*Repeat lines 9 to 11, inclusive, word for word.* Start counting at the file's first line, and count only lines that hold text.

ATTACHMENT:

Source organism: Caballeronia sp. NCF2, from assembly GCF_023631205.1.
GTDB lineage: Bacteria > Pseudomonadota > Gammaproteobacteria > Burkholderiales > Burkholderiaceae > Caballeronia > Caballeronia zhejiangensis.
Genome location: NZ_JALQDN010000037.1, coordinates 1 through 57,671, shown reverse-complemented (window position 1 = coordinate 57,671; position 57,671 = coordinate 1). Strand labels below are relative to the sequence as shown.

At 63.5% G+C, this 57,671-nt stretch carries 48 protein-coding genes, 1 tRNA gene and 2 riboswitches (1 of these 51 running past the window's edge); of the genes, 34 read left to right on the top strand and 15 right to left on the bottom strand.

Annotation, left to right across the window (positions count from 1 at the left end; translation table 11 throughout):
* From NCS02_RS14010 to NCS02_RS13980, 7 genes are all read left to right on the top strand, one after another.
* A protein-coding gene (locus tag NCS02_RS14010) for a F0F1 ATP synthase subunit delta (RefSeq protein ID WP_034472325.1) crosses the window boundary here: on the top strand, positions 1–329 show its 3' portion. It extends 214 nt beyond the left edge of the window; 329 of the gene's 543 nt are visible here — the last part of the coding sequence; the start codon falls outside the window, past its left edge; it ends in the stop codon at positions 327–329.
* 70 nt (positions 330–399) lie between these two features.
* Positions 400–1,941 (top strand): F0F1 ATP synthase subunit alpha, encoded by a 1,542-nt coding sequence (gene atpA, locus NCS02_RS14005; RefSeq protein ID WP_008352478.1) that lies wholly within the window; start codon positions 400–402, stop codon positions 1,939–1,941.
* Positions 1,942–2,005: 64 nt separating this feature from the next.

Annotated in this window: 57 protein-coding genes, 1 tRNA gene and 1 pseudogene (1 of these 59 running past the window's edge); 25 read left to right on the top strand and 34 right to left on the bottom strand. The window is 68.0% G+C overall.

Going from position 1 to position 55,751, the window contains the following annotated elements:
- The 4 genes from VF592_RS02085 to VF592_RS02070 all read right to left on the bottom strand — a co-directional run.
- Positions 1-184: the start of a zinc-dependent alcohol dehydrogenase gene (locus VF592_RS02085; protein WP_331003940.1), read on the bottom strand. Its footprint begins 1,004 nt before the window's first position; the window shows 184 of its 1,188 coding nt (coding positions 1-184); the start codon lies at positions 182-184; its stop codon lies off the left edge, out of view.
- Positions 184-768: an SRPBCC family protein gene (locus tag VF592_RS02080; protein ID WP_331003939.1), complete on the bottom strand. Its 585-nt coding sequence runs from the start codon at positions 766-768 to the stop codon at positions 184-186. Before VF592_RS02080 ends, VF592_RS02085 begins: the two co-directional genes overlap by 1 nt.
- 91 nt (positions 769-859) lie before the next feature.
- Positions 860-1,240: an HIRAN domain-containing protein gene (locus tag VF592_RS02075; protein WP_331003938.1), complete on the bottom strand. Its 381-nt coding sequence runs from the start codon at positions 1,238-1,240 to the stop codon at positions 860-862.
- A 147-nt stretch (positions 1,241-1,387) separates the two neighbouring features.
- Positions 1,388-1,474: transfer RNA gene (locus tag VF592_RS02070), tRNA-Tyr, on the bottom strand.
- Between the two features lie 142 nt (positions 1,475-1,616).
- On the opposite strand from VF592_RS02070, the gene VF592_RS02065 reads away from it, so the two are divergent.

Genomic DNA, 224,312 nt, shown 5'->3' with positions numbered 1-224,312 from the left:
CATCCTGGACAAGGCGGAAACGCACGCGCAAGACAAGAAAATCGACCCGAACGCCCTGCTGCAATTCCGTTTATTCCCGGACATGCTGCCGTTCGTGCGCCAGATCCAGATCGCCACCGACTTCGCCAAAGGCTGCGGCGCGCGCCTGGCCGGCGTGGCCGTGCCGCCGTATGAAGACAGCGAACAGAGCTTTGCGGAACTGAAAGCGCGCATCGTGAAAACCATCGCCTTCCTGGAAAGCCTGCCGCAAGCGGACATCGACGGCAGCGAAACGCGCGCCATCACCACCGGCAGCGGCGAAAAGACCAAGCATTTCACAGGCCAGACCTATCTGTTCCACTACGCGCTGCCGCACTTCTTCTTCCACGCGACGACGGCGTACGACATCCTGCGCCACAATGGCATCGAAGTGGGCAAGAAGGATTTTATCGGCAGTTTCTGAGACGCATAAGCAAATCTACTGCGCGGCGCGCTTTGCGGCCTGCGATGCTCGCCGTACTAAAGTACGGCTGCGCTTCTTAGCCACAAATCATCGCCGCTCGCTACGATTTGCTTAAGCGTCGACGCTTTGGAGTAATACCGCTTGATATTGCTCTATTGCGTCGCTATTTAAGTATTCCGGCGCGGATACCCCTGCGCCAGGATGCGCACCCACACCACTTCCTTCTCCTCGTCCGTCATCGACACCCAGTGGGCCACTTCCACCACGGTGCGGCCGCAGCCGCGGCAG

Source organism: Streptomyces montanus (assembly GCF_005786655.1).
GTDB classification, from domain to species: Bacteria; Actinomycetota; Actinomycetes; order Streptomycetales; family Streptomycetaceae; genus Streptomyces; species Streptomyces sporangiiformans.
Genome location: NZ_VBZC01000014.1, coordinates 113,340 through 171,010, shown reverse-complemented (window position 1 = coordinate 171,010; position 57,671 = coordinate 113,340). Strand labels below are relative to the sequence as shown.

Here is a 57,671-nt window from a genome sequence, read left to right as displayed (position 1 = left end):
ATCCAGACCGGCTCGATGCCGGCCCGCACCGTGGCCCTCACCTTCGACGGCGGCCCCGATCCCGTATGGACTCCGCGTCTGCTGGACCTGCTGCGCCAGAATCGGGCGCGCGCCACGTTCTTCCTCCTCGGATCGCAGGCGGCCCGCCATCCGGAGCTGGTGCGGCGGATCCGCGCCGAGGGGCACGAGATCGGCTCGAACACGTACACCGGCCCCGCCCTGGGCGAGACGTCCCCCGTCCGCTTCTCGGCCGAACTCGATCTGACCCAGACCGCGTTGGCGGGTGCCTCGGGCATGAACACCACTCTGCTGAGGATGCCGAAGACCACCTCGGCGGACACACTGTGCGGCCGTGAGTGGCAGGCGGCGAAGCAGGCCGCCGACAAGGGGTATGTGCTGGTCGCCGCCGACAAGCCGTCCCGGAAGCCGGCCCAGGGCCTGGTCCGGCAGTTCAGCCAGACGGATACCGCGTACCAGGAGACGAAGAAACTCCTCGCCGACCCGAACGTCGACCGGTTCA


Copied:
* Positions 400–1,941 (top strand): F0F1 ATP synthase subunit alpha, encoded by a 1,542-nt coding sequence (gene atpA, locus NCS02_RS14005; RefSeq protein ID WP_008352478.1) that lies wholly within the window; start codon positions 400–402, stop codon positions 1,939–1,941.
* Positions 1,942–2,005: 64 nt separating this feature from the next.

Annotated in this window: 57 protein-coding genes, 1 tRNA gene and 1 pseudogene (1 of these 59 running past the window's edge); 25 read left to right on the top strand and 34 right to left on the bottom strand. The window is 68.0% G+C overall.